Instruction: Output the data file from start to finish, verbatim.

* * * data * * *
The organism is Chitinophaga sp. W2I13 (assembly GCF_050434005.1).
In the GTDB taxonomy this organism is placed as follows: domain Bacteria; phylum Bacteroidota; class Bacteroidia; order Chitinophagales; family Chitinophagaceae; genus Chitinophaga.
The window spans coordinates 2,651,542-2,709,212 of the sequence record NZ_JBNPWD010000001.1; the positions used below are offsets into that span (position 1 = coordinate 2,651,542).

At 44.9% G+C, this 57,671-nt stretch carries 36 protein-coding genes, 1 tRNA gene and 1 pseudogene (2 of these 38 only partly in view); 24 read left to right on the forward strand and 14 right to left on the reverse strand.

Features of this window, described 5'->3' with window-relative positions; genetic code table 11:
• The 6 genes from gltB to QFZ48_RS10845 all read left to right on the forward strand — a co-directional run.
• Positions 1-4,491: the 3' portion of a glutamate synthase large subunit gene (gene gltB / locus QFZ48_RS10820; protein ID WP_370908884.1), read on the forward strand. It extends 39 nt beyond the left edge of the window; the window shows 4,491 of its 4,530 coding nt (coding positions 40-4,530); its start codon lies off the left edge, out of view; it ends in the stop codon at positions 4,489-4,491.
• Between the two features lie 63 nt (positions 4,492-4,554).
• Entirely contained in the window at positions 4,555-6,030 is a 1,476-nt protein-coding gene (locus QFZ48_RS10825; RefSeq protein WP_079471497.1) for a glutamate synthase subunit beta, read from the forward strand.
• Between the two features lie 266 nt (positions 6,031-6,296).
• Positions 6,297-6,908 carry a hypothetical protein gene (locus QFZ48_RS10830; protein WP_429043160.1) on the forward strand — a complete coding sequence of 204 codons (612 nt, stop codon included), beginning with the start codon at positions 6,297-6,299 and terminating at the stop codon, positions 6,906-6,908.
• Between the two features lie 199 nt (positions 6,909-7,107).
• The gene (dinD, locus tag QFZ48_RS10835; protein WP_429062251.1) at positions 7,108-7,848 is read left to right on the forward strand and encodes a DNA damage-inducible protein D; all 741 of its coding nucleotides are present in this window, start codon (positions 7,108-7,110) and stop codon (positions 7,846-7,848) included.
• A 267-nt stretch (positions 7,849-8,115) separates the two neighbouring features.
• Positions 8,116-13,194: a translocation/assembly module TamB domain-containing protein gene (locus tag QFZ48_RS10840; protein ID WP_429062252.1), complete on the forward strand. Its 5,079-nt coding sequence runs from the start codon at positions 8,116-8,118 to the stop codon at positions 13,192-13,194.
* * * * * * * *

The organism is Chitinophaga sp. W2I13 (assembly GCF_050434005.1).
In the GTDB taxonomy this organism is placed as follows: domain Bacteria; phylum Bacteroidota; class Bacteroidia; order Chitinophagales; family Chitinophagaceae; genus Chitinophaga.
The window spans coordinates 2,651,542-2,709,212 of the sequence record NZ_JBNPWD010000001.1; the positions used below are offsets into that span (position 1 = coordinate 2,651,542).

At 44.9% G+C, this 57,671-nt stretch carries 36 protein-coding genes, 1 tRNA gene and 1 pseudogene (2 of these 38 only partly in view); 24 read left to right on the forward strand and 14 right to left on the reverse strand.

Features of this window, described 5'->3' with window-relative positions; genetic code table 11:
• The 6 genes from gltB to QFZ48_RS10845 all read left to right on the forward strand — a co-directional run.
• Positions 1-4,491: the 3' portion of a glutamate synthase large subunit gene (gene gltB / locus QFZ48_RS10820; protein ID WP_370908884.1), read on the forward strand. It extends 39 nt beyond the left edge of the window; the window shows 4,491 of its 4,530 coding nt (coding positions 40-4,530); its start codon lies off the left edge, out of view; it ends in the stop codon at positions 4,489-4,491.
• Between the two features lie 63 nt (positions 4,492-4,554).
• Entirely contained in the window at positions 4,555-6,030 is a 1,476-nt protein-coding gene (locus QFZ48_RS10825; RefSeq protein WP_079471497.1) for a glutamate synthase subunit beta, read from the forward strand.
• Between the two features lie 266 nt (positions 6,031-6,296).
• Positions 6,297-6,908 carry a hypothetical protein gene (locus QFZ48_RS10830; protein WP_429043160.1) on the forward strand — a complete coding sequence of 204 codons (612 nt, stop codon included), beginning with the start codon at positions 6,297-6,299 and terminating at the stop codon, positions 6,906-6,908.
• Between the two features lie 199 nt (positions 6,909-7,107).
• The gene (dinD, locus tag QFZ48_RS10835; protein WP_429062251.1) at positions 7,108-7,848 is read left to right on the forward strand and encodes a DNA damage-inducible protein D; all 741 of its coding nucleotides are present in this window, start codon (positions 7,108-7,110) and stop codon (positions 7,846-7,848) included.
• A 267-nt stretch (positions 7,849-8,115) separates the two neighbouring features.
• Positions 8,116-13,194: a translocation/assembly module TamB domain-containing protein gene (locus tag QFZ48_RS10840; protein ID WP_429062252.1), complete on the forward strand. Its 5,079-nt coding sequence runs from the start codon at positions 8,116-8,118 to the stop codon at positions 13,192-13,194.